Southern District of New York Opinion Provides Guidance on Satisfying Scienter Requirement Under False Claims Act
Not every mistake or negligent act gives rise to liability under the False Claims Act. That principle has long been central to the FCA. But the dividing line– between making a mistake, on the one hand, and “knowingly” or “recklessly” submitting a false claim, on the other–can be murky.
In United States ex Rel Kirk v. Schindler Elevator Corp., No. 05-cv-2917, 2015 WL 5296714 (S.D.N.Y. Sept. 10, 2015), the United States District Court for the Southern District of New York shed light on this line, granting summary judgment in favor of the defendant, a vertical equipment manufacturer, because there was no genuine issue of fact regarding whether the defendant had knowingly submitted false VETS-100 reports to the government.
The case involved the Vietnam Era Veterans Readjustment Assistance Act (“VEVRAA”), 38 U.S.C. § 4212, which provides that contractors who do work with the federal government must submit annual reports to the Secretary of Labor (known as VETS-100 reports). Those reports require, inter alia, information regarding “the number of employees in the workforce… and the number of such employees . . . who are qualified covered veterans” , “the total number of new employees hired by the contractor during the period covered by the report and the number of such employees who are qualified covered veterans”, and the “the maximum number and the minimum number of employees of such contractor during the period covered by the report and the number of such employees who are qualified covered veterans” Id. 38 U.S.C. § 4212(d)(1)(A)-(C).
Daniel Kirk, who was a “journeyman mechanic” was terminated by the defendant and filed a complaint with the Office of Federal Contract Compliance in which he alleged that he was “improperly demoted and constructively terminated” because he was a veteran. In 2005, he brought a qui tam action on behalf of the United States alleging that the defendant did not comply with VEVRAA. The core of his complaint was that the defendant violated the False Claims Act by “(1) knowingly presenting false claims for payment to the federal government and (2) knowingly submitting false VETS-100 reports material to false claims for payment during the period 1999-2007.” The Court disagreed. It emphasized that under the relevant provisions of the False Claims Act, 31 U.S.C. 3729 (a)(1) and (a)(1)(B), liability is imposed on those actors who act knowingly. Quoting the Second Circuit, the Court held that “the requisite intent for FCA purposes is the knowing presentation of what is known to be false as opposed to negligence or innocent mistake.” (internal citations omitted).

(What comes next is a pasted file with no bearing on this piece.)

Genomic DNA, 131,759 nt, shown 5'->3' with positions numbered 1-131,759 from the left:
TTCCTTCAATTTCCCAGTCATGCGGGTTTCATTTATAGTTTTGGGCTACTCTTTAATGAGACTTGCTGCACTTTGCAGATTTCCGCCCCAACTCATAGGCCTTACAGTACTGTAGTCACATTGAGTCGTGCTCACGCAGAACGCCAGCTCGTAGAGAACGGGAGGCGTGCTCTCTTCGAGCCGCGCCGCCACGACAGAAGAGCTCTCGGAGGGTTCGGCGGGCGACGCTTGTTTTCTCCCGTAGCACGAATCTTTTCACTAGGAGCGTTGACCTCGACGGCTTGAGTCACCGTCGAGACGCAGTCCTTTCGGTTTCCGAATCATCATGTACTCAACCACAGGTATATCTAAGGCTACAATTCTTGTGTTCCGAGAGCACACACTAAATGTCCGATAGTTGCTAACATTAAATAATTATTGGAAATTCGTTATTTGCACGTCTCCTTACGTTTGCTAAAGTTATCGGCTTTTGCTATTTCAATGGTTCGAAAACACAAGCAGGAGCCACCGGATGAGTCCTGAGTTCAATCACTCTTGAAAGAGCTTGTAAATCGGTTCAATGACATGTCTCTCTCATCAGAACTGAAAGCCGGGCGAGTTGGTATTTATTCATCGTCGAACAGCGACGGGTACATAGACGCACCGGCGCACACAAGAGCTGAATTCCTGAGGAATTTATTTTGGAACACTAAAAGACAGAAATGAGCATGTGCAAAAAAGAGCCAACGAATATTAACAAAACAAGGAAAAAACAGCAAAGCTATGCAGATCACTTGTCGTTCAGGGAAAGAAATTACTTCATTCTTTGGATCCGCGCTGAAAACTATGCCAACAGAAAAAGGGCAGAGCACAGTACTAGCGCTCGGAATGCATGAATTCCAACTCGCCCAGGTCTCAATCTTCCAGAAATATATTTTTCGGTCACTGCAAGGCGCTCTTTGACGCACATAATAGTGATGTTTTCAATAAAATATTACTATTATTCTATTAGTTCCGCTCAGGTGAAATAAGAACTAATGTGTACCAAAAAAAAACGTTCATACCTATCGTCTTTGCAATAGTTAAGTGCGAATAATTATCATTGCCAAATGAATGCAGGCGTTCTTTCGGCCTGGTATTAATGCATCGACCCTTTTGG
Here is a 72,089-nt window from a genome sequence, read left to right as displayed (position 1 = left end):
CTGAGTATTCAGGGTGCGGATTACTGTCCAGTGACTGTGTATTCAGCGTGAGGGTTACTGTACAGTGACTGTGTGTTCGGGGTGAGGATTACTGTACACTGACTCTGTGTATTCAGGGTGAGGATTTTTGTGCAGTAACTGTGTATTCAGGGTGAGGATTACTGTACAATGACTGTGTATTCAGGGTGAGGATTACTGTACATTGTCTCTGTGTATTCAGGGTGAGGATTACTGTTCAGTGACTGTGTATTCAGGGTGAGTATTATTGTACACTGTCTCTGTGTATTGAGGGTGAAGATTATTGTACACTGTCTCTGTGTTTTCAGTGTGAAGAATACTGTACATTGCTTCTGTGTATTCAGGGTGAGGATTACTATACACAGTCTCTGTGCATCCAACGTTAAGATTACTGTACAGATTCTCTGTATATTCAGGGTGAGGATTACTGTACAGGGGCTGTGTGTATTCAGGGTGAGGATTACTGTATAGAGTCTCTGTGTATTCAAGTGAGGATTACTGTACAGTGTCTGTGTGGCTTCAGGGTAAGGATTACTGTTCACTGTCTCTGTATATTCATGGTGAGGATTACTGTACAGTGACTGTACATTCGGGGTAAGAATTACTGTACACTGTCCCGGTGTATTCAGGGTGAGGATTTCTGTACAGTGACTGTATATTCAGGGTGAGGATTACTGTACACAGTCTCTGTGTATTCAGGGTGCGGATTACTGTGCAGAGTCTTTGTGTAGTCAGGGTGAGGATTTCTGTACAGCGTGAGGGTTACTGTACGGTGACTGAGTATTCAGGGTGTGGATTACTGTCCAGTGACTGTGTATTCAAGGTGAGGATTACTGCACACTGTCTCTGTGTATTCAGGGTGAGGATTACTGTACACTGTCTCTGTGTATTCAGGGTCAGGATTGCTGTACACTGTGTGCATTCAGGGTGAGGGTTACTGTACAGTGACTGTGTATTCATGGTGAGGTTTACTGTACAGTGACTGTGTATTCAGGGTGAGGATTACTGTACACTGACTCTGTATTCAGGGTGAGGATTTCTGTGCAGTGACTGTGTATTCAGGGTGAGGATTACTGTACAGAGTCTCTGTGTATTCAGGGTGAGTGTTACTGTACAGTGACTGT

Kirk advanced five principal arguments in support of his claim that the defendant acted knowingly: (1) that the defendant lacked a formal, written process for collecting and tracking the veteran status of its employees; (2) that the defendant’s Manager of Equal Employment Opportunity, Safety, and Affirmative Action Programs had previously admitted that the defendant had no process in place for identifying veterans—a statement she later disavowed; (3) the existence of internal emails which purportedly revealed that the defendant did not have “complete and accurate information regarding the veteran status of its employees,” (4) that the defendant did not keep accurate track of veteran status information in order to save costs; and (5) employee declarations from two employees of the defendant, including himself, who stated that they had no recollection of being asked about their veteran status when they first started at the defendant company. The Court held that none of those arguments created a genuine issue of material fact to avoid the entry of summary judgment. Ultimately, it held that “while Kirk points to what may be a few minor violations an eight year period- a few missing numbers in a report, a problem with data entry, or confusion over a regulatory interpretation- there is no evidence that [the defendant] was out to cheat the federal government out of its money.”